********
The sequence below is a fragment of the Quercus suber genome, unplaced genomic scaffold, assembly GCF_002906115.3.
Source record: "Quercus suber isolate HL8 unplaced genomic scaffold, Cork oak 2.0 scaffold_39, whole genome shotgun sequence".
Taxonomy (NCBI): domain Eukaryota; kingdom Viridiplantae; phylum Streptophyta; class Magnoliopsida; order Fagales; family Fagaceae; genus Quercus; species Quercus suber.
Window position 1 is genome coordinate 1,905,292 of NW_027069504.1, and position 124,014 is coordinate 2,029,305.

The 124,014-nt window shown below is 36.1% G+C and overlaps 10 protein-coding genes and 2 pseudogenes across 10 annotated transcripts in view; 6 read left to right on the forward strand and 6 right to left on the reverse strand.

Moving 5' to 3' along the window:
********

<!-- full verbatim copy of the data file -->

The sequence below is a fragment of the Quercus suber genome, unplaced genomic scaffold, assembly GCF_002906115.3.
Source record: "Quercus suber isolate HL8 unplaced genomic scaffold, Cork oak 2.0 scaffold_39, whole genome shotgun sequence".
Taxonomy (NCBI): domain Eukaryota; kingdom Viridiplantae; phylum Streptophyta; class Magnoliopsida; order Fagales; family Fagaceae; genus Quercus; species Quercus suber.
Window position 1 is genome coordinate 1,905,292 of NW_027069504.1, and position 124,014 is coordinate 2,029,305.

The 124,014-nt window shown below is 36.1% G+C and overlaps 10 protein-coding genes and 2 pseudogenes across 10 annotated transcripts in view; 6 read left to right on the forward strand and 6 right to left on the reverse strand.

Moving 5' to 3' along the window: